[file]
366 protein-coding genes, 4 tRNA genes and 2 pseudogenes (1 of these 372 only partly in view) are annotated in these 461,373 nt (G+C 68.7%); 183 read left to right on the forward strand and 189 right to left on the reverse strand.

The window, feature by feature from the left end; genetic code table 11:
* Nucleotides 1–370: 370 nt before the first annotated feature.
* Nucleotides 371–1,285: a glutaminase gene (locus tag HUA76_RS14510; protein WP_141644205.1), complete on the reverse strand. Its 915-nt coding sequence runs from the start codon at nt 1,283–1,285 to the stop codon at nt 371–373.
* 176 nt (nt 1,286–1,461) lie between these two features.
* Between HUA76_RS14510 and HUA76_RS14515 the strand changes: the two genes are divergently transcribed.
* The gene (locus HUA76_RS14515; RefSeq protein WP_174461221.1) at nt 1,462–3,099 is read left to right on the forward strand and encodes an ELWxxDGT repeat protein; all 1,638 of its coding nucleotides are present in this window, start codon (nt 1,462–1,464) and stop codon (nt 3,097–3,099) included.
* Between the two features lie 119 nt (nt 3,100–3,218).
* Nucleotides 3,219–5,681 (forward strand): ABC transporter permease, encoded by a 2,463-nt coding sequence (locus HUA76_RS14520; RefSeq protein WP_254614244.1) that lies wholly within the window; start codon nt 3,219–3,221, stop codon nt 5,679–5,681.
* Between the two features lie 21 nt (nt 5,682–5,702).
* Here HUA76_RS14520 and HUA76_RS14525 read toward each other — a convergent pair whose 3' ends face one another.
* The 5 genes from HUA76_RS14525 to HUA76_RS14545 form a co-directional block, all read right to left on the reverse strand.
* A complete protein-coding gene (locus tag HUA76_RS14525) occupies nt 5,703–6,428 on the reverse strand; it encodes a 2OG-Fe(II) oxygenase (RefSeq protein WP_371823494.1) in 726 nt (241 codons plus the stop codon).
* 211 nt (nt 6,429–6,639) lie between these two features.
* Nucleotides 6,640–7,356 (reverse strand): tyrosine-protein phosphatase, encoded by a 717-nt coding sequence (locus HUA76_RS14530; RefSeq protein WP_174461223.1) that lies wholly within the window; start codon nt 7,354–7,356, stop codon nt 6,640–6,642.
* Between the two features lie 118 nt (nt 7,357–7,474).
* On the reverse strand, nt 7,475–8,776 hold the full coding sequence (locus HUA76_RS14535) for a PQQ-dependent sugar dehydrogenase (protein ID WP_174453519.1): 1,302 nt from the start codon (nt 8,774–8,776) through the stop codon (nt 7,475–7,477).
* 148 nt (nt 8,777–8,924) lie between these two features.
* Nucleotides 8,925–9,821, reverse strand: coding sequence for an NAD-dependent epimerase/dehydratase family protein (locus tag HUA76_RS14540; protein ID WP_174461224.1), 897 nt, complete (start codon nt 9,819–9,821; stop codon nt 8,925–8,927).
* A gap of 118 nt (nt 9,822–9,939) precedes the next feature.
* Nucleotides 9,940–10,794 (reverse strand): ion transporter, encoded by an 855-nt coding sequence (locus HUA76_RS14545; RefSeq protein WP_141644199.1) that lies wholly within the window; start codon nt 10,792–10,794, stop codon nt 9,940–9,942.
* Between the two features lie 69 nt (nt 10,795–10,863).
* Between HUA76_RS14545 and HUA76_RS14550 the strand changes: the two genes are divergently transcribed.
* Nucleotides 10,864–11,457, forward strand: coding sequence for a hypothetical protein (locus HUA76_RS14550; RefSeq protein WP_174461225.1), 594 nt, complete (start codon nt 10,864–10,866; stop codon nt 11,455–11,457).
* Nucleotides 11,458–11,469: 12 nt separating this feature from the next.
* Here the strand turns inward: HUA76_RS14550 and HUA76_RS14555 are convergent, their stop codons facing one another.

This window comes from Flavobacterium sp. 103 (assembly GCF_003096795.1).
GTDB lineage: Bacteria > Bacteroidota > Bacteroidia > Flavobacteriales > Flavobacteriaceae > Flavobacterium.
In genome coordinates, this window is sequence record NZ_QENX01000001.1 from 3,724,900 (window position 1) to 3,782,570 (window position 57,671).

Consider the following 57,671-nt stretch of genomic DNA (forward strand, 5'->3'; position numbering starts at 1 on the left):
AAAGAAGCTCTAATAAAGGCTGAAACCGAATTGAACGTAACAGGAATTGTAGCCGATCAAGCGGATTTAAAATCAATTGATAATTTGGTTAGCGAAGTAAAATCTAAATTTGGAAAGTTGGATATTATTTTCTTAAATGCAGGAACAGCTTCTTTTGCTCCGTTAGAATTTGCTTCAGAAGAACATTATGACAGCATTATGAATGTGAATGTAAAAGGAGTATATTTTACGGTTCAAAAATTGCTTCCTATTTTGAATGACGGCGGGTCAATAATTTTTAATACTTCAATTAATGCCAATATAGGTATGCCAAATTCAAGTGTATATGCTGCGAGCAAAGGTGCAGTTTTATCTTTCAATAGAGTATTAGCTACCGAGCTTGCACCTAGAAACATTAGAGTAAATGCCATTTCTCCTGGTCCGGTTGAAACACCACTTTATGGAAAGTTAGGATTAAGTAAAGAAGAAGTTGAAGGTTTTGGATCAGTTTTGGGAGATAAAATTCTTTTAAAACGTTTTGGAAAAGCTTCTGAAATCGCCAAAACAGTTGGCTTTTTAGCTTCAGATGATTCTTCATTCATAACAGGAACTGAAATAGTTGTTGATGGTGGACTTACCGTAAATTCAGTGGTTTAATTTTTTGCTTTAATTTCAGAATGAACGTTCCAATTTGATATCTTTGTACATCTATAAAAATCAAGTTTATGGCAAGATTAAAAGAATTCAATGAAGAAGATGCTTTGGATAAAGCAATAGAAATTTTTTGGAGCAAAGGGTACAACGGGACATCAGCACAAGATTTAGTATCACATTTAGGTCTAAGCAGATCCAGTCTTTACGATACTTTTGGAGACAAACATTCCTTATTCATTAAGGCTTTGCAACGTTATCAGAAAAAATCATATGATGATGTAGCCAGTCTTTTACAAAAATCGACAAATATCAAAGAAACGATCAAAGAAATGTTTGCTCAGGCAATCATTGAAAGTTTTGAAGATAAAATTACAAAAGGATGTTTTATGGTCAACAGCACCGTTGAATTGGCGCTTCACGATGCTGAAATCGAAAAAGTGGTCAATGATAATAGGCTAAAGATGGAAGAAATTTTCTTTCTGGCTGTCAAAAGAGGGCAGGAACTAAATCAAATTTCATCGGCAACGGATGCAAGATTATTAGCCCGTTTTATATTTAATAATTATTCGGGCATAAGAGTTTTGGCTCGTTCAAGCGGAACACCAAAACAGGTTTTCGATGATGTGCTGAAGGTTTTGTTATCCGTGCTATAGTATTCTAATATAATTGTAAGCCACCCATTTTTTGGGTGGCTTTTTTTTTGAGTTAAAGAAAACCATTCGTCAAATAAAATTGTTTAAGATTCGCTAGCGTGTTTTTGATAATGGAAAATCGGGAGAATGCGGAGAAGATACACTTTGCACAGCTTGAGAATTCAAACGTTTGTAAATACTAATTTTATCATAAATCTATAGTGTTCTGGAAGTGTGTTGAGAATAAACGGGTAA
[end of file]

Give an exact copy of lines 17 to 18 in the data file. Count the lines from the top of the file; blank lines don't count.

* On the reverse strand, nt 7,475–8,776 hold the full coding sequence (locus HUA76_RS14535) for a PQQ-dependent sugar dehydrogenase (protein ID WP_174453519.1): 1,302 nt from the start codon (nt 8,774–8,776) through the stop codon (nt 7,475–7,477).
* 148 nt (nt 8,777–8,924) lie between these two features.